Advanced PDAC is one of the most challenging malignancies to treat. PDAC is catching up with the current wave of precision medicine with the goal of improving patient outcomes. Besides two tissue-agnostic therapies (pembrolizumab for MSI-H/d-MMR and larotrectinib for NTRK fusion gene positive tumors), PARPi are an exciting addition to our armamentarium of drugs for patients with pathogenic gBRCA1/2 mutations and olaparib is endorsed by the National Comprehensive Cancer Network (NCCN) as appropriate maintenance therapy after at least 4 months of platinum-based therapy provided that there is no interim disease progression [125]. With the advent of emerging clinical data, there are several questions that remain answered.
Firstly, whether the benefit seen in the gBRCA mutant patients in POLO trial could be extrapolated to tumors with somatic BRCA mutation or in patients with other HRD or DDR mutations remains unclear. The one patient with somatic BRCA2 and the two patients with gPALB2 mutations enrolled in the maintenance rucaparib study so far (24 out of 42 planned patient accrual) attained an objective response indicating that the benefit of PARPi potentially extends beyond gBRCA1/2 [73]. Data from a large number of clinical trials (NCT02042378, NCT02677038, NCT02511223, NCT03140670, NCT02890355, NCT01489865) evaluating the role of PARPi in patients with somatic mutations would provide further clarity regarding the extent and durability of response in this group of patients. The NCCN endorses testing patients for infrequent but potentially actionable somatic alterations including BRCA1/2 mutations [125]. Whether archival or fresh tissue should be used for somatic mutation screening is unclear. Data from retrospective ovarian cancer tumor sample analysis suggests that BRCA1/2 loss occurs early in the course of the disease [126] but it is not currently known if this is true in PDAC. Validation of predictive biomarkers beyond gBRCA1/2 mutations, NTKR fusions, and MMR/MSI status is an unmet need in PDAC.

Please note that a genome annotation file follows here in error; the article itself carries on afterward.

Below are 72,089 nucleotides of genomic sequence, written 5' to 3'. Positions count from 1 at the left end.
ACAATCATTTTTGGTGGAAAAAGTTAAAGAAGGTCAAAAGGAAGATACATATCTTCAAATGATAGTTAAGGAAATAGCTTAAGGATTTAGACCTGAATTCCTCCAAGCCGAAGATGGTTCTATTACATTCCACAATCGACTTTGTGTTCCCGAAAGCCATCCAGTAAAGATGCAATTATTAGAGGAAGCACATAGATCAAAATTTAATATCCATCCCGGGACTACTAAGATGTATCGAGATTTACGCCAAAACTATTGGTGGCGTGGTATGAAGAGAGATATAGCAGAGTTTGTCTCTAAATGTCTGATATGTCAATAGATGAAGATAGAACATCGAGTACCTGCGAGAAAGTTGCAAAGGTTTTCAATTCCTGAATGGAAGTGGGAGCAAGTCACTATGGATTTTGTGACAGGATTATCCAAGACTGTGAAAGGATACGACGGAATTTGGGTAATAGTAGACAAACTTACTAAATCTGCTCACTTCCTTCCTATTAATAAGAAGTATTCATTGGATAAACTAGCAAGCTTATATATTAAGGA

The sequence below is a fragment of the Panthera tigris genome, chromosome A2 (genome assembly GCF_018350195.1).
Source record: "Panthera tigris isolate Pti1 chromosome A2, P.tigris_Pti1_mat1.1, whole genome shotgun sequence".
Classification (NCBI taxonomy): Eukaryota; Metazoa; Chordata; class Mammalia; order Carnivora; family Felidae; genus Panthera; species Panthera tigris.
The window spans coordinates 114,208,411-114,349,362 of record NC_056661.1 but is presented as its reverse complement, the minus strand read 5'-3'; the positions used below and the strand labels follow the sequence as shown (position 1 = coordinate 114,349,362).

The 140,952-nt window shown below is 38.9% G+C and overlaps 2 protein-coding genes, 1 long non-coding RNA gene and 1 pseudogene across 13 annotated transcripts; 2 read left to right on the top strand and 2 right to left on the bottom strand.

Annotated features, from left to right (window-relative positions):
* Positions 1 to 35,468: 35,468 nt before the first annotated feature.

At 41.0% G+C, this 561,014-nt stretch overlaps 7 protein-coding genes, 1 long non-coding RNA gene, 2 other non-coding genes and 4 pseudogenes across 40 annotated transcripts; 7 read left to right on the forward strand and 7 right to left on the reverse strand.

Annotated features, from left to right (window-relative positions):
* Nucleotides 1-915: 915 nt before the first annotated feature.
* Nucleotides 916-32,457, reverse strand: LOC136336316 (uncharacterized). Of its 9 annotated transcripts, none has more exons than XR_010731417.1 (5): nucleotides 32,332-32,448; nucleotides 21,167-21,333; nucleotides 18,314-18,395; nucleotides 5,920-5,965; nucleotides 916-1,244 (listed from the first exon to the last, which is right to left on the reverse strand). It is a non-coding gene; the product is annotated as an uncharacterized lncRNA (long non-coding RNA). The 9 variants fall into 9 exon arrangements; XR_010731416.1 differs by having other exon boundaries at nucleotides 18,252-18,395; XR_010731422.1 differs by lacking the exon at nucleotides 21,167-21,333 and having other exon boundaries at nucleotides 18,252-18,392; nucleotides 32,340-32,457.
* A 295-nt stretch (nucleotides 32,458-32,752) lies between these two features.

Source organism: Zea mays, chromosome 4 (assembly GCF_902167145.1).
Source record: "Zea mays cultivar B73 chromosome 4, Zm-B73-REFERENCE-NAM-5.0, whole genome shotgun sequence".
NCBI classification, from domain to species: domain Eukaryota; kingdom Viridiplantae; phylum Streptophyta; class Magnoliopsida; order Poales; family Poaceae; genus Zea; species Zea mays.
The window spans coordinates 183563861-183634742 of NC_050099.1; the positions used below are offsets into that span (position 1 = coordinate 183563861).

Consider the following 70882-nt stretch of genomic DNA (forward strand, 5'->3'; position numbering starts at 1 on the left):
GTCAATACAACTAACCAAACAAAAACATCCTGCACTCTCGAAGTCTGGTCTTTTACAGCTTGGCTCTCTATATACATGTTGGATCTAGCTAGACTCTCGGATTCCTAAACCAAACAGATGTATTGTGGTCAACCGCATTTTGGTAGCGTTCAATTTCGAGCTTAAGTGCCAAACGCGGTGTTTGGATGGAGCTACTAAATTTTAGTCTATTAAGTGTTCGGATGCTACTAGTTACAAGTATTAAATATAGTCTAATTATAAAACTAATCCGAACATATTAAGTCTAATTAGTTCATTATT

Secondly, the appropriate timing of the use of PARPi in the disease course of PDAC is unclear. As mentioned in the sections earlier, PARPi are being tested both as monotherapy (maintenance and refractory) and in combination with other agents (front-line and subsequent lines of treatment).